NSTAR Ion Engine being tested on Deep Space I - Image credit: NASA/JPL

Though they require complex systems and careful design, ion thrusters are tried and true. Nowadays, they have achieved internal efficiencies of over 80%, and incredibly high specific impulses well into the thousands, remaining a staple when dealing with long missions (either deep-space or station-keeping). With the technology being accepted as reliable and the enticing cost benefits of its efficiency, it is safe to say the use of these types of engines will keep increasing for the coming years.  

Hall effect thrusters:

If you thought that was impressive, say hello to our most current electric propulsion workhorse: the Hall effect thruster. Again, the basic principle is to accelerate ions in order to produce thrust, but the means are different from those in a gridded ion thruster. That said, we do still tend to utilize xenon gas (if it ain’t broke, don’t fix it). 

Aptly named after their underlying principle, it is the Hall effect that allows these thrusters to work. The Hall effect, in essence, is a principle of physics which describes how a potential difference is formed across a conductor in a direction orthogonal to a magnetic field and electric field, crossing said conductor. In our case, an axial electric field and radial magnetic field are generated along the axis of our thruster. As such, when electrons drift into the ionization chamber (from an external cathode and towards an internal anode), they cross the fields and start revolving around the axis of the thruster in a helicoidal manner. This is a Hall current. As our neutral propellant is injected into the same chamber, it collides with the electrons of the Hall current, currently rotating at high speeds. These collisions ionize the gas, in much the same way an electron bombardment would in a conventional gridded ion thruster. The entirety of the plasma generated is then, in essence, the conductor through which the Hall current travels, and it is therefore promptly accelerated out of the thruster by the very same electromagnetic fields that generated the ionization, through a Lorentz force.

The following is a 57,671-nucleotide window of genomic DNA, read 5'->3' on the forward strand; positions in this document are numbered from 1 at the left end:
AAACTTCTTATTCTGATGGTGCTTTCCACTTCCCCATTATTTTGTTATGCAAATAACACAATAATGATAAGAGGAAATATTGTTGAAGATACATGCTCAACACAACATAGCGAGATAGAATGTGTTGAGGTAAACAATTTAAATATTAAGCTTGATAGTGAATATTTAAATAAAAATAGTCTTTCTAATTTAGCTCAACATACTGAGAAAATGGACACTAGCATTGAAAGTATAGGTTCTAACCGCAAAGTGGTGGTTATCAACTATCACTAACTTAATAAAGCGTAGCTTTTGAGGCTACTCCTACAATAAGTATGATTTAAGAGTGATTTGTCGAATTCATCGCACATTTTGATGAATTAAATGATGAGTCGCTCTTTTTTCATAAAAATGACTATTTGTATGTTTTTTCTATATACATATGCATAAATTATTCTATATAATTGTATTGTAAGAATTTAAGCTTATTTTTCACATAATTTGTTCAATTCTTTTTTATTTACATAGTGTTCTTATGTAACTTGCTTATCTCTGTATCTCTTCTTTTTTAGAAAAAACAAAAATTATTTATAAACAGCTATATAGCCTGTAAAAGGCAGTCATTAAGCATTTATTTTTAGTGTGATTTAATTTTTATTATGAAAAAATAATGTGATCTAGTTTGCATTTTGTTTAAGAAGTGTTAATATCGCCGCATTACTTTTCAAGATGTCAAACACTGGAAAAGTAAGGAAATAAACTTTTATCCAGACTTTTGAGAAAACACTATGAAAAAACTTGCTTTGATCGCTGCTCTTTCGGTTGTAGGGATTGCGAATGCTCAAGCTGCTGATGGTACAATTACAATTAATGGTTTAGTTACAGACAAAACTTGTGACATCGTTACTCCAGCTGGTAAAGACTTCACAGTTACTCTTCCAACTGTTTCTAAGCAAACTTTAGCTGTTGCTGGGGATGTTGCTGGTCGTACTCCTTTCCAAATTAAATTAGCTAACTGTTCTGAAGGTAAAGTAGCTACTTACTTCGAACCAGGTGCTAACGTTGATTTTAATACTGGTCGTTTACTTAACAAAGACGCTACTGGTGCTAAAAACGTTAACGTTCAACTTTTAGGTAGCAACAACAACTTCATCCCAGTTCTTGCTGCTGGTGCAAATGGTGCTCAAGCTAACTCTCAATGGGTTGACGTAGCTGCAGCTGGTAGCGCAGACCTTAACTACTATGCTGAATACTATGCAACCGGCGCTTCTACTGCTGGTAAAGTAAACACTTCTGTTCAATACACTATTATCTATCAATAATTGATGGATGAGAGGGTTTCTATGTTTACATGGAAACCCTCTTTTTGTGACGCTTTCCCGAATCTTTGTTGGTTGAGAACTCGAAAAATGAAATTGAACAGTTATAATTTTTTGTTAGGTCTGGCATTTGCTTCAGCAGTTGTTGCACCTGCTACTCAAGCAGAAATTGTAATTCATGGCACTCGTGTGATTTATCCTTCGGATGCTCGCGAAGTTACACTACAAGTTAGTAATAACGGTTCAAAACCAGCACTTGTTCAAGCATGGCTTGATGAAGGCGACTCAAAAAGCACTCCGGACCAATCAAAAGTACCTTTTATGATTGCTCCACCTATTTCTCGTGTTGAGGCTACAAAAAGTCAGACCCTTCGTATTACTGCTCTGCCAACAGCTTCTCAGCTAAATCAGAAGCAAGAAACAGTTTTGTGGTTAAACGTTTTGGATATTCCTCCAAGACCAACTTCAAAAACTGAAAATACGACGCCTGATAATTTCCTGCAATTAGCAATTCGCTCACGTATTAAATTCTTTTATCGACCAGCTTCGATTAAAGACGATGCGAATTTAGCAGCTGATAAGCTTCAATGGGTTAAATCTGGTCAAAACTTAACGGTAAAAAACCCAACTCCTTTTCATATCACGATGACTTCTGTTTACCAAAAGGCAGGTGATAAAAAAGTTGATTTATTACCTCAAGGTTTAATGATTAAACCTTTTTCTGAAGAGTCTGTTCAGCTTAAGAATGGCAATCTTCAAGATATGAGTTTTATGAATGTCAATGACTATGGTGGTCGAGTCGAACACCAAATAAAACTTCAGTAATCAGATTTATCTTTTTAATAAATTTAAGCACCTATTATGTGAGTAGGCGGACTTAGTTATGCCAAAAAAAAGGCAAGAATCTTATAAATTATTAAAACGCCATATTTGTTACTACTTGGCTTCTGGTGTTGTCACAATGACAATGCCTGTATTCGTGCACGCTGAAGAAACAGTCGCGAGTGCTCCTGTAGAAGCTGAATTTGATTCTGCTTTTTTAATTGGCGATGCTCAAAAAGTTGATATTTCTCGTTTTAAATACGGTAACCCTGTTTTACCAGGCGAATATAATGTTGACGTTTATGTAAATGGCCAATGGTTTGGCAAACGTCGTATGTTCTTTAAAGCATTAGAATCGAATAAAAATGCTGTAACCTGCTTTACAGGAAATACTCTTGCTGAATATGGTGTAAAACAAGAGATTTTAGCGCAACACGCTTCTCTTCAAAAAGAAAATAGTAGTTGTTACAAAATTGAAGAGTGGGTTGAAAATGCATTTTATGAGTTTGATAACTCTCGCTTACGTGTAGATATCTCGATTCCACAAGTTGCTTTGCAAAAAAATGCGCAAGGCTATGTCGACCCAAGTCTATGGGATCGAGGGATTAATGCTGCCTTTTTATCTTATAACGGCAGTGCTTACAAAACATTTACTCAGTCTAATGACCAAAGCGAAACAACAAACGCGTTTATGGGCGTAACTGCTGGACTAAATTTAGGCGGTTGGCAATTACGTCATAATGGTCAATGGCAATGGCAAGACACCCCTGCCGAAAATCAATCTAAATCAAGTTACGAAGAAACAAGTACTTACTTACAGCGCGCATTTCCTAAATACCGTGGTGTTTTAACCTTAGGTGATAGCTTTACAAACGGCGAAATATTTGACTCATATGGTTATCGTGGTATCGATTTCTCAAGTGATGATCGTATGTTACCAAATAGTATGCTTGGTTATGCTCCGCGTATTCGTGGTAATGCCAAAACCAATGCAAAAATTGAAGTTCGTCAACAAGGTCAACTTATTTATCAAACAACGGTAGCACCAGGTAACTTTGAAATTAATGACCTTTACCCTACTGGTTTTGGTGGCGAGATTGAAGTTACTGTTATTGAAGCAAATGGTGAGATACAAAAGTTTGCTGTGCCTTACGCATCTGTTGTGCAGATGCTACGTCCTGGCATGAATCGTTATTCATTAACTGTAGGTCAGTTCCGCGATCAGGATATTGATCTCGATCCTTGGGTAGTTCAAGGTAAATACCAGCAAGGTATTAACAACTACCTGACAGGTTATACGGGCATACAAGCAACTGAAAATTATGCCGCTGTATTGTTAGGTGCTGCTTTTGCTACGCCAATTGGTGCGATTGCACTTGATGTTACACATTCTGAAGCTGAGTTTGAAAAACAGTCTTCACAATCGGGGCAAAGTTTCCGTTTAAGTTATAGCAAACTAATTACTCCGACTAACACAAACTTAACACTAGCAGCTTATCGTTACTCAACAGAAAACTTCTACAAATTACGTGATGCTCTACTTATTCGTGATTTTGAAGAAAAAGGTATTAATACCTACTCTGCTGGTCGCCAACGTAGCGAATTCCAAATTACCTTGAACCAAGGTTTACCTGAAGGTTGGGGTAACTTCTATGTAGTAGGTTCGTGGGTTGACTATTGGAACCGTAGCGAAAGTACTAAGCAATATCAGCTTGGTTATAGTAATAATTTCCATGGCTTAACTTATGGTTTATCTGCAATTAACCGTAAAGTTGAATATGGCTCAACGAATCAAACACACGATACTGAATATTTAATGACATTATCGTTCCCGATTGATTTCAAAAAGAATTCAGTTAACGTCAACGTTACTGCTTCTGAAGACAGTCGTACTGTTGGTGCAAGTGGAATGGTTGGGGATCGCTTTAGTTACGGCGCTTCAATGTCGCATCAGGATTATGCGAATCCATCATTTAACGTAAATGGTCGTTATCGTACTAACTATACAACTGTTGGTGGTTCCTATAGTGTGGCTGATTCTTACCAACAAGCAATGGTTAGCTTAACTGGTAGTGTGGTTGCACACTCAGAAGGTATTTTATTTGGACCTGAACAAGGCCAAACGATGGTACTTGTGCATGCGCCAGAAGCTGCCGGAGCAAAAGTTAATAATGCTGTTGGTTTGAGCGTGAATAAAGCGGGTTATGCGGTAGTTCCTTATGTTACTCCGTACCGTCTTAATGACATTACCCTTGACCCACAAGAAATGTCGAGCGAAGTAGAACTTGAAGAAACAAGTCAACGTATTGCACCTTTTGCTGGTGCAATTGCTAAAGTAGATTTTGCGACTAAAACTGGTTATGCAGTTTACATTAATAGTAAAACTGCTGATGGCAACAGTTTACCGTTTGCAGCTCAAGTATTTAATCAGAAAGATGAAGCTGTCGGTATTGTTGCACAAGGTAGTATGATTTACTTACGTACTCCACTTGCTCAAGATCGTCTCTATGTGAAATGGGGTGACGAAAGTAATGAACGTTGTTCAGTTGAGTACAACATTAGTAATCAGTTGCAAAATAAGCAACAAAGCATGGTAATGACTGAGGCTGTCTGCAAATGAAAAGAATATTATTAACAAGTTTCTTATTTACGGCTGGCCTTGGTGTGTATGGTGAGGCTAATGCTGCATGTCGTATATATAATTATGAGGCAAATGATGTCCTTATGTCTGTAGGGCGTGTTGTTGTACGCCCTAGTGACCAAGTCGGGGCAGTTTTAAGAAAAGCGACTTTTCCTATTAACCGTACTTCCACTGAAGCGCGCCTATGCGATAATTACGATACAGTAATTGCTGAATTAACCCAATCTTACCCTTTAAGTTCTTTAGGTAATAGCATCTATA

Since the plasma holds both positive and negative charges, it does not accumulate a lot of charge to be neutralized, as in the gridded ion thruster, and any discrepancy is fixed by the fact that the plasma which might be slightly positively charged is being accelerated in the direction of the cathode releasing electrons. Convenient, right? This elegant solution makes for a significantly simpler thruster, which requires significantly less support from the rest of the spacecraft in the form of power supplies, circuits and isolation.  

Compared to the gridded ion thruster, the density of the propulsive force produced by a Hall effect thruster is greater because its exhaust now contains both positive ions and electrons, the entire plasma, therefore expelling a greater amount of mass. However, their efficiency and specific impulse are slightly lesser than that achieved by their predecessor (once again, trade-offs!). It is also worth noting that we cannot yet accurately simulate and predict efficiency and thrust for these types of engines based on geometrical parameters alone. The loss of energy upon collision of electrons and neutral gas, which allows electrons to eventually reach the anode and close the circuit, does not follow our current understanding of any type of collision. In other words, with our current understanding of physics, we can’t quite understand why so much current returns to the anode. We call this enhanced anomalous transport, and its cause is currently unknown (feeling brave and studious? Here’s a cool discovery yet to be made!). Nevertheless, the physical simplicity and slightly higher thrust capability still allow Hall effect thrusters to cover a slightly different niche, and with research ongoing on the subject, more accessible and better performing Hall effect thrusters await us in the future.